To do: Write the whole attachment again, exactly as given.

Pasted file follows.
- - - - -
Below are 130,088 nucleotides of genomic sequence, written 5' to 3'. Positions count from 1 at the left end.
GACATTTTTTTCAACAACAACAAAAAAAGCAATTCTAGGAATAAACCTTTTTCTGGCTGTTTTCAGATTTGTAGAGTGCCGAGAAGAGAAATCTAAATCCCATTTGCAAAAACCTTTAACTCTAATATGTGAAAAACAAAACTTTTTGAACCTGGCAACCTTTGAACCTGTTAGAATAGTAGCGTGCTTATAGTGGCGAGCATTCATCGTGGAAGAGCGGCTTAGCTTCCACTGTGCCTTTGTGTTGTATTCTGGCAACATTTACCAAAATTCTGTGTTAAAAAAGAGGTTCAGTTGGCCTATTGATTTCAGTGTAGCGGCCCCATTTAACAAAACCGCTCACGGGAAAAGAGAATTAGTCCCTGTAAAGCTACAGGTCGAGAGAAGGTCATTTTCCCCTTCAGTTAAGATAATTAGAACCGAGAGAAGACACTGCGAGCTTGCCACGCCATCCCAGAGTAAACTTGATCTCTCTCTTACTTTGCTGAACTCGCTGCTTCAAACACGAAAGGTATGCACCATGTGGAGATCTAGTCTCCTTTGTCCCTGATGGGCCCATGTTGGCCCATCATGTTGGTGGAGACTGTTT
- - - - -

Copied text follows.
Below are 130,088 nucleotides of genomic sequence, written 5' to 3'. Positions count from 1 at the left end.
GACATTTTTTTCAACAACAACAAAAAAAGCAATTCTAGGAATAAACCTTTTTCTGGCTGTTTTCAGATTTGTAGAGTGCCGAGAAGAGAAATCTAAATCCCATTTGCAAAAACCTTTAACTCTAATATGTGAAAAACAAAACTTTTTGAACCTGGCAACCTTTGAACCTGTTAGAATAGTAGCGTGCTTATAGTGGCGAGCATTCATCGTGGAAGAGCGGCTTAGCTTCCACTGTGCCTTTGTGTTGTATTCTGGCAACATTTACCAAAATTCTGTGTTAAAAAAGAGGTTCAGTTGGCCTATTGATTTCAGTGTAGCGGCCCCATTTAACAAAACCGCTCACGGGAAAAGAGAATTAGTCCCTGTAAAGCTACAGGTCGAGAGAAGGTCATTTTCCCCTTCAGTTAAGATAATTAGAACCGAGAGAAGACACTGCGAGCTTGCCACGCCATCCCAGAGTAAACTTGATCTCTCTCTTACTTTGCTGAACTCGCTGCTTCAAACACGAAAGGTATGCACCATGTGGAGATCTAGTCTCCTTTGTCCCTGATGGGCCCATGTTGGCCCATCATGTTGGTGGAGACTGTTT